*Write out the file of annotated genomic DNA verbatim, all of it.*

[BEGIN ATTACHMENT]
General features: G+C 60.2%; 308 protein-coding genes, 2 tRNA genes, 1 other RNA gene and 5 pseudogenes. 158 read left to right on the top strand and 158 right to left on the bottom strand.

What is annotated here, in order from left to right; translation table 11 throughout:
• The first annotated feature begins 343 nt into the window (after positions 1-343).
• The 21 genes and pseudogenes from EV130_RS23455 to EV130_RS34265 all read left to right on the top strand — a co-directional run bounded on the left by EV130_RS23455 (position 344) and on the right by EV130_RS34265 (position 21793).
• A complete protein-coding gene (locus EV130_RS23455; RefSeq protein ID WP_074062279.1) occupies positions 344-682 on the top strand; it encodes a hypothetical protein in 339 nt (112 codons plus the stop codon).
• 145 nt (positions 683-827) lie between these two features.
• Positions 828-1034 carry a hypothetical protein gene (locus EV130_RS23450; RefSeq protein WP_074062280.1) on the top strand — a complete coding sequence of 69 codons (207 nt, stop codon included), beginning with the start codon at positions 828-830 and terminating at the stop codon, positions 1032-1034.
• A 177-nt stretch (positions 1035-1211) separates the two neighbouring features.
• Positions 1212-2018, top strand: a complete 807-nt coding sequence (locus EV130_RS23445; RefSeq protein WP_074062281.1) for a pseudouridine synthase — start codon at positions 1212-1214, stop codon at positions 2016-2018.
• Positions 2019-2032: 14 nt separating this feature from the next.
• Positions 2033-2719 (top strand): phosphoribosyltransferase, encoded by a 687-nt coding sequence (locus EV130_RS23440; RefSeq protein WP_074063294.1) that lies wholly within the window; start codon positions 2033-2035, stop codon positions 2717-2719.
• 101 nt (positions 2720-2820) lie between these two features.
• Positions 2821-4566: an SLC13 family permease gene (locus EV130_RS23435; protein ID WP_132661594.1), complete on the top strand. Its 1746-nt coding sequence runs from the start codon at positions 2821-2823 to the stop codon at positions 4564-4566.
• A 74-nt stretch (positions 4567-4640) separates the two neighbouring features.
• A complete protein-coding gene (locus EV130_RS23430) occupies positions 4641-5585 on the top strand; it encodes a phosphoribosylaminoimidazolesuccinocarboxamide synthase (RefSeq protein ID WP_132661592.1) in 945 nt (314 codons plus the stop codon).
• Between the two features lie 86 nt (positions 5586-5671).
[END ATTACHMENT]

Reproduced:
General features: G+C 60.2%; 308 protein-coding genes, 2 tRNA genes, 1 other RNA gene and 5 pseudogenes. 158 read left to right on the top strand and 158 right to left on the bottom strand.

What is annotated here, in order from left to right; translation table 11 throughout:
• The first annotated feature begins 343 nt into the window (after positions 1-343).
• The 21 genes and pseudogenes from EV130_RS23455 to EV130_RS34265 all read left to right on the top strand — a co-directional run bounded on the left by EV130_RS23455 (position 344) and on the right by EV130_RS34265 (position 21793).
• A complete protein-coding gene (locus EV130_RS23455; RefSeq protein ID WP_074062279.1) occupies positions 344-682 on the top strand; it encodes a hypothetical protein in 339 nt (112 codons plus the stop codon).
• 145 nt (positions 683-827) lie between these two features.
• Positions 828-1034 carry a hypothetical protein gene (locus EV130_RS23450; RefSeq protein WP_074062280.1) on the top strand — a complete coding sequence of 69 codons (207 nt, stop codon included), beginning with the start codon at positions 828-830 and terminating at the stop codon, positions 1032-1034.
• A 177-nt stretch (positions 1035-1211) separates the two neighbouring features.
• Positions 1212-2018, top strand: a complete 807-nt coding sequence (locus EV130_RS23445; RefSeq protein WP_074062281.1) for a pseudouridine synthase — start codon at positions 1212-1214, stop codon at positions 2016-2018.
• Positions 2019-2032: 14 nt separating this feature from the next.
• Positions 2033-2719 (top strand): phosphoribosyltransferase, encoded by a 687-nt coding sequence (locus EV130_RS23440; RefSeq protein WP_074063294.1) that lies wholly within the window; start codon positions 2033-2035, stop codon positions 2717-2719.
• 101 nt (positions 2720-2820) lie between these two features.
• Positions 2821-4566: an SLC13 family permease gene (locus EV130_RS23435; protein ID WP_132661594.1), complete on the top strand. Its 1746-nt coding sequence runs from the start codon at positions 2821-2823 to the stop codon at positions 4564-4566.
• A 74-nt stretch (positions 4567-4640) separates the two neighbouring features.
• A complete protein-coding gene (locus EV130_RS23430) occupies positions 4641-5585 on the top strand; it encodes a phosphoribosylaminoimidazolesuccinocarboxamide synthase (RefSeq protein ID WP_132661592.1) in 945 nt (314 codons plus the stop codon).
• Between the two features lie 86 nt (positions 5586-5671).